Kerlikowske said these stimulants can cause chest pains, increased blood pressure and heart rate, agitation, hallucinations, extreme paranoia and delusions.
Rafael Lemaitre, a spokesman for Kerlikowske's office, said the drugs mimic the effects of cocaine, ecstasy, and LSD.
Kerlikowske's office convened a meeting of federal drug and health officials at the White House Tuesday to discuss their growing popularity. He was later briefed on that discussion, Lemaitre said.
The "bath salts" drugs, also sometimes labeled as plant food, contain the synthetic stimulants MDPV, or 3,4-methylenedioxypyrovalerone, and mephedrone. Those chemicals are neither controlled by the Drug Enforcement Administration nor approved for human consumption by the Food and Drug Administration.
No plans for federal regulation plans were announced Tuesday. Sen. Charles Schumer, D-N.Y., has drafted a bill that would add the chemicals to the list of federally controlled substances.
Hawaii, Michigan, Louisiana, Kentucky, and North Dakota are considering legislation to ban the products. Several counties, cities, and local municipalities have also taken action to ban these products.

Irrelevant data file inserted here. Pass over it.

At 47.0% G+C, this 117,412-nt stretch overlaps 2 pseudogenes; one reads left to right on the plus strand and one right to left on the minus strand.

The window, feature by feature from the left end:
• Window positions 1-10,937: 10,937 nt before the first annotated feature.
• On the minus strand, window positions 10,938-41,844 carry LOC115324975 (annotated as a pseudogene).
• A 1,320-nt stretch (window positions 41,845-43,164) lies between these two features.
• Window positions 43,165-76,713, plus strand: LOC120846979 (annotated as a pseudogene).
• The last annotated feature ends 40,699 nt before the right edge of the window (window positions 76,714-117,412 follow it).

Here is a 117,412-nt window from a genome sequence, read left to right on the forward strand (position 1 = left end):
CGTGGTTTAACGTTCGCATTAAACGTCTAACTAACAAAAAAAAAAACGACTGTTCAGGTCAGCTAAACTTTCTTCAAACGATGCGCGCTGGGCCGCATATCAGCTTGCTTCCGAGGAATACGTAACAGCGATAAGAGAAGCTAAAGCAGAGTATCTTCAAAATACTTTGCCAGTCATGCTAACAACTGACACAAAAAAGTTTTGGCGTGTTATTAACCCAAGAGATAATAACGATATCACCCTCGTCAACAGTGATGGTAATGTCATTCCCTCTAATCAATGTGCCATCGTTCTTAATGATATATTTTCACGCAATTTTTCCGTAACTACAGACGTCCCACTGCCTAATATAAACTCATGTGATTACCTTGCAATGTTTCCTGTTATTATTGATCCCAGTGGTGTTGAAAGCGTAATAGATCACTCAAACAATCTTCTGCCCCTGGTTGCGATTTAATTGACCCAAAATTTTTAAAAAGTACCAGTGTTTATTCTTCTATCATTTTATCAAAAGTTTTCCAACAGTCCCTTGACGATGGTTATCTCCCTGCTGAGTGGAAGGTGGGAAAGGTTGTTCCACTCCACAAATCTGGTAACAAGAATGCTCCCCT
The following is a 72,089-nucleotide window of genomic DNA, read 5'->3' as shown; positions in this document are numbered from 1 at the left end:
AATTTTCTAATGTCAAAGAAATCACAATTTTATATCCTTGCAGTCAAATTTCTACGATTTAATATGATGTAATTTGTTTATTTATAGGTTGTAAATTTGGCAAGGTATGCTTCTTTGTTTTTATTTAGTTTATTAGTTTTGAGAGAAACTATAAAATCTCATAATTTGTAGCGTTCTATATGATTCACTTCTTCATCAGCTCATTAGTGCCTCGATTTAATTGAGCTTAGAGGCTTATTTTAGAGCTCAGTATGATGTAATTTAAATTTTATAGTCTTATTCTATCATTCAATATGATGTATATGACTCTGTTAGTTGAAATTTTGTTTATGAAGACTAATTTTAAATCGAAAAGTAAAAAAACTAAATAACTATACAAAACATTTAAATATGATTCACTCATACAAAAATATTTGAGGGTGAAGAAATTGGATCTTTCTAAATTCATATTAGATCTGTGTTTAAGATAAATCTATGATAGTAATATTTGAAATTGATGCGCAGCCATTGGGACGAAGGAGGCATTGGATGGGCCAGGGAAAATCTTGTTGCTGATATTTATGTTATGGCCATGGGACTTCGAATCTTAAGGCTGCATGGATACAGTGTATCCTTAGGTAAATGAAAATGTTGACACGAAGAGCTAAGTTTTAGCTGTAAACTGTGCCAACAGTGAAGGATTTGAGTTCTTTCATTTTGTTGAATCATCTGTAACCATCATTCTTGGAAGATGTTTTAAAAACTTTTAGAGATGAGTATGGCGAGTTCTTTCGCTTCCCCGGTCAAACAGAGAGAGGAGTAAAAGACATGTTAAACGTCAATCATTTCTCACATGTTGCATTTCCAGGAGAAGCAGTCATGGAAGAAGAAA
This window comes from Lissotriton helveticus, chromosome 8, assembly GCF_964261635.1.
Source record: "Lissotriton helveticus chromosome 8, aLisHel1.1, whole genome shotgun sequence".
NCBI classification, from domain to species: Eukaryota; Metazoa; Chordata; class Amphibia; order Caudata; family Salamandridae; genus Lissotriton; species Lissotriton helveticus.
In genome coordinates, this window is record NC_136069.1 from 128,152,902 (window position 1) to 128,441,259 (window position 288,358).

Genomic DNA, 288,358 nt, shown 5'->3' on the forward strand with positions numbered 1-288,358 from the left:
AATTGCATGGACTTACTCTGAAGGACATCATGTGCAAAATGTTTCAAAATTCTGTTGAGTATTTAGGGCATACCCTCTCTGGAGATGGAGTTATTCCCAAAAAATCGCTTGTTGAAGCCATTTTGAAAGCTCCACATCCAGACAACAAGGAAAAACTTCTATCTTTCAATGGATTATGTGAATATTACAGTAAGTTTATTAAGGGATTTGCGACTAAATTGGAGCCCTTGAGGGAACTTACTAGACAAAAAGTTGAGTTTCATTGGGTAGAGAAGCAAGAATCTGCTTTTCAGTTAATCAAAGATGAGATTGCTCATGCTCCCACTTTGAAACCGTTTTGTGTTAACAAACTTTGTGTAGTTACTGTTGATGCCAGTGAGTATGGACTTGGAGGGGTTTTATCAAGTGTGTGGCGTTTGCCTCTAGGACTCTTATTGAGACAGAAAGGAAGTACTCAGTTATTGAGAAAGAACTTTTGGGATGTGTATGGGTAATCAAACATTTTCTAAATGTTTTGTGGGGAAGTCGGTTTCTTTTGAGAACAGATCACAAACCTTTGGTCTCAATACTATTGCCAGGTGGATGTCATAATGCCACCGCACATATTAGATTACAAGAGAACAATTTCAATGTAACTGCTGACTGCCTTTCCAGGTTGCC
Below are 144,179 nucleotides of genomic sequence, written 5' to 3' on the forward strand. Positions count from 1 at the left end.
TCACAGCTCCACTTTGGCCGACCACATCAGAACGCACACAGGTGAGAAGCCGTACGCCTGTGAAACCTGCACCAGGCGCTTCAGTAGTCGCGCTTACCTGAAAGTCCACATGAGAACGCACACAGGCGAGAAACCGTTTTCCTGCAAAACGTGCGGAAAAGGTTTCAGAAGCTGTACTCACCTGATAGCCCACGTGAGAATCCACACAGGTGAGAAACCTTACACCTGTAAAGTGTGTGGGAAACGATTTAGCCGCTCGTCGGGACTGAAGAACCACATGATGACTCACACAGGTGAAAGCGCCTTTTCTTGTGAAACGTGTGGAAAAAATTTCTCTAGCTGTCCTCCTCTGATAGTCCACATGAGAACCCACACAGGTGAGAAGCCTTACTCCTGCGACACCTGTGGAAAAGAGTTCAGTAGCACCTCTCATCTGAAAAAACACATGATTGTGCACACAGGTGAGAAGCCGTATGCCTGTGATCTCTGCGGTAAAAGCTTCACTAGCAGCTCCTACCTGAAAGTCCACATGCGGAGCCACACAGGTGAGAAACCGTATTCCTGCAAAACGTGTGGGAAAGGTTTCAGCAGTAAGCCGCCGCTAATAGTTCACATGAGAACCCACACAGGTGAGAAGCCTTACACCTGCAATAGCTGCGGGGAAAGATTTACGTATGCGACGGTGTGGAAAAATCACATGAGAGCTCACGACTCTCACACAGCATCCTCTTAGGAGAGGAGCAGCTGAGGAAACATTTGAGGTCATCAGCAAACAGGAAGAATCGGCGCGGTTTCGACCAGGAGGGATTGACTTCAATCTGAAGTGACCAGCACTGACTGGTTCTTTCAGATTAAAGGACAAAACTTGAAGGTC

DEA spokesman Rusty Payne said users "are playing Russian roulette when you are dealing with this stuff."
[youtube http://www.youtube.com/watch?v=ouz9ii-2Aqk]
Payne said the DEA is working with health officials to study abuse data and other information about the synthetic stimulants used in the "bath salts." For now, he said people should simply stay away from the drugs.
"Just because something is not illegal . does not mean it's safe," Payne said.
The "bath salts" are the latest synthetic drugs to be targeted by federal authorities. In November, the DEA announced its intention to use emergency authority to ban five chemicals used to make synthetic marijuana products that were also sold in drug paraphernalia shops and on the Internet.
- Article from The Associated Press.